begin
 
    end else
    begin
      Break;
    end;
  end;

  bCurrentlyUpdating := False;
end;

procedure TComponent.ClientBusyTimeout(Value: Longword);
var
lwStartTime, lwCurrentTime, lwInterval: Longword;

begin
// Initialization
lwInterval := 0;
lwStartTime := GetTickCount;

while lwInterval < Value
do begin
      lwCurrentTime := GetTickCount;
      lwInterval := lwCurrentTime - lwStartTime;
      Application.ProcessMessages;

      if not bClientBusy then
                    Break;
      end;

      bClientBusy := False;
end;

procedure TComponent.HttpRequestDone(Sender: TObject; RqType: THttpRequest; Error: Word);
begin
      bClient1Busy := False;
end;

procedure TComponent.BeforeDestruction;
begin
  WriteLog('***BeforeDestruction - Begin***'); //-=>Debug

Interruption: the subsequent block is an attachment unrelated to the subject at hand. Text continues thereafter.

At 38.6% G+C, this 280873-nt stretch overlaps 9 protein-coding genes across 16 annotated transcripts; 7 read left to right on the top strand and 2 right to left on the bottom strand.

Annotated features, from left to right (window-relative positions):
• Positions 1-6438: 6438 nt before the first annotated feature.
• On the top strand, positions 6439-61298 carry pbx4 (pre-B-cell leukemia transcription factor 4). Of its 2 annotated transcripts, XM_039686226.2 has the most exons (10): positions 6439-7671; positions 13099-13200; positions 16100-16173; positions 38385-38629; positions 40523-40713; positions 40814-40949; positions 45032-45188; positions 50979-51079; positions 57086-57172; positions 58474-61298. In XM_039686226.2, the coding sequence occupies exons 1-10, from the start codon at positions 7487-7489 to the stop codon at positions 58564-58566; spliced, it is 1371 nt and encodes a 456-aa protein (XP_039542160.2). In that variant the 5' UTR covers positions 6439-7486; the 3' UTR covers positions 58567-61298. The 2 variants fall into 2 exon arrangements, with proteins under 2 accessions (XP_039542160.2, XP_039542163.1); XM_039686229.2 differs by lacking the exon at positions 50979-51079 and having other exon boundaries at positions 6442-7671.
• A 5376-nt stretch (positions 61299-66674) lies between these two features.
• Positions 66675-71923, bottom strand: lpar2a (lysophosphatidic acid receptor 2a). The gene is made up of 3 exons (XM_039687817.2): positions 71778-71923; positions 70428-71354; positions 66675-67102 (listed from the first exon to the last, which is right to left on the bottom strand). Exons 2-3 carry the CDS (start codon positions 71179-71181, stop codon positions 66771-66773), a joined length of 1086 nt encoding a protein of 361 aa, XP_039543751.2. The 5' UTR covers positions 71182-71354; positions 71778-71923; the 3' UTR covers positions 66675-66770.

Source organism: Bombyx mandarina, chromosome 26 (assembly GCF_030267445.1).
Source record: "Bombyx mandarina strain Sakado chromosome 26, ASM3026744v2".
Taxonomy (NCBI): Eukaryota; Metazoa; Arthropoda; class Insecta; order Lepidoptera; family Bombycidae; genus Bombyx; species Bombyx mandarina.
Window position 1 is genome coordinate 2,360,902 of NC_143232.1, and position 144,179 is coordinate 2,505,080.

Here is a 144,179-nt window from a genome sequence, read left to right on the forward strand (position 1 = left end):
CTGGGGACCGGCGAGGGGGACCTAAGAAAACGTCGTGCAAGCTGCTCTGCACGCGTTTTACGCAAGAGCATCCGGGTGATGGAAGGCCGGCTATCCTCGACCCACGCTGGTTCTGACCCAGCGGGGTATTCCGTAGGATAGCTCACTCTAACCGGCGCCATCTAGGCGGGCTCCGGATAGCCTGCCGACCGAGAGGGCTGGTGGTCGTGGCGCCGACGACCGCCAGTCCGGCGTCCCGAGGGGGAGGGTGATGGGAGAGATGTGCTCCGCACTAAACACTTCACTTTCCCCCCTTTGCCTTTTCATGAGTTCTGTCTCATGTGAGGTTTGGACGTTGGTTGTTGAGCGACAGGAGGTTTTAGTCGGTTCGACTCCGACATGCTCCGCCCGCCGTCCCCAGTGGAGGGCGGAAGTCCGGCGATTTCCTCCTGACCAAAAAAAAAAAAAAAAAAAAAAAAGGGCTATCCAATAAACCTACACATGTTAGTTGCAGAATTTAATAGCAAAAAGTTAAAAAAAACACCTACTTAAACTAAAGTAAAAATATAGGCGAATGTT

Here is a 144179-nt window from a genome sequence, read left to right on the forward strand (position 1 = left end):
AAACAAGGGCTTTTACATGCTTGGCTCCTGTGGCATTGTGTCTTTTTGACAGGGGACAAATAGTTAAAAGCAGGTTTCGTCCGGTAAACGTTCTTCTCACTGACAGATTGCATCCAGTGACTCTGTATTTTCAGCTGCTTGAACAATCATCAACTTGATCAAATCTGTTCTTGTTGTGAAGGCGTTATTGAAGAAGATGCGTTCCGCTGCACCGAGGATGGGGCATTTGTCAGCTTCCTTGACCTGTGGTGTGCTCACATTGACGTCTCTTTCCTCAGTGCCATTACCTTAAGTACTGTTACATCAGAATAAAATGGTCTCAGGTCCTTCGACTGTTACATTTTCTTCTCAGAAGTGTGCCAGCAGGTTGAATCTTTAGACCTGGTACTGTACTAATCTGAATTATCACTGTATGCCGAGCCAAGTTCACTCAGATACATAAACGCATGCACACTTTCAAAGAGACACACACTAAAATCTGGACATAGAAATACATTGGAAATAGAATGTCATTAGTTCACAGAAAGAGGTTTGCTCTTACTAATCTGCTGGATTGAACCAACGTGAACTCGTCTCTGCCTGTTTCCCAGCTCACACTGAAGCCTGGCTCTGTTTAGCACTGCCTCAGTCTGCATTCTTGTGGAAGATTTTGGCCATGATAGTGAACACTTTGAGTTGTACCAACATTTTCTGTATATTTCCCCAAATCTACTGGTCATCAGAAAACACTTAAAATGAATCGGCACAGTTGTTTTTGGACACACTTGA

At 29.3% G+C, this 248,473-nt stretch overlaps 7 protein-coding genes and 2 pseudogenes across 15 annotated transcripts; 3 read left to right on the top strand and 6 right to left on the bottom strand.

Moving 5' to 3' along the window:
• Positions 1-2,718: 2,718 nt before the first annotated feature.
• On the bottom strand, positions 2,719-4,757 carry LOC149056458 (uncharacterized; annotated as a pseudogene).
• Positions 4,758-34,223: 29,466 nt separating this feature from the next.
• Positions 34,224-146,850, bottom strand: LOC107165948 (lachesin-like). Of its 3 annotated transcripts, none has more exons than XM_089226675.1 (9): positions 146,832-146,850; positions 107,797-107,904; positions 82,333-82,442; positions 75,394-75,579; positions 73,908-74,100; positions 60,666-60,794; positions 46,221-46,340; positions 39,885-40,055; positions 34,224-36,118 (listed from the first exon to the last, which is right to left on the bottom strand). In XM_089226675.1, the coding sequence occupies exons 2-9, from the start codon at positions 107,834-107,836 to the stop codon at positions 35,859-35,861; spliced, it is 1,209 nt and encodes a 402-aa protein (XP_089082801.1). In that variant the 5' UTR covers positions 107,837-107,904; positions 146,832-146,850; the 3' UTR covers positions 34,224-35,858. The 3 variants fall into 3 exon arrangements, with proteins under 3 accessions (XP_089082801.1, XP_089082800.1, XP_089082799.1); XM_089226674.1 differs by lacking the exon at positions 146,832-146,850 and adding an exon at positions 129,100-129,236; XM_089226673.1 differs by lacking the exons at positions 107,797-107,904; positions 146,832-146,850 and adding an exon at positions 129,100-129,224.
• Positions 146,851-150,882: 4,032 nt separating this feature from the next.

// bStopRequested is checked thoughout DisplayLast to determine  (c) from above
  Stop;

  try
     if (Http.State <> httpReady) then
     begin
        WriteLog('***BeforeDestruction - Http.State <> httpReady'); //-=>Debug
        Http.Abort;
     end;
  except
     WriteLog('*Exception during Http.Abort');  //-=>Debug
  end;
   
  // Pause to make sure that the DisplayLast procedure has exited
  StopTimeout(TIMEOUT);

  // Clean Up
  FreeObjects;

  // Call inherited
  inherited BeforeDestruction;

  WriteLog('***BeforeDestruction - End***'); //-=>Debug
end;

procedure TComponent.Stop;
begin
  bStopRequested := True;
  bAllowUserInput := False;
  bClientBusy := False  
end;

procedure TComponent.StopTimeout(Value: Longword);
var
lwStartTime, lwCurrentTime, lwInterval: Longword;

begin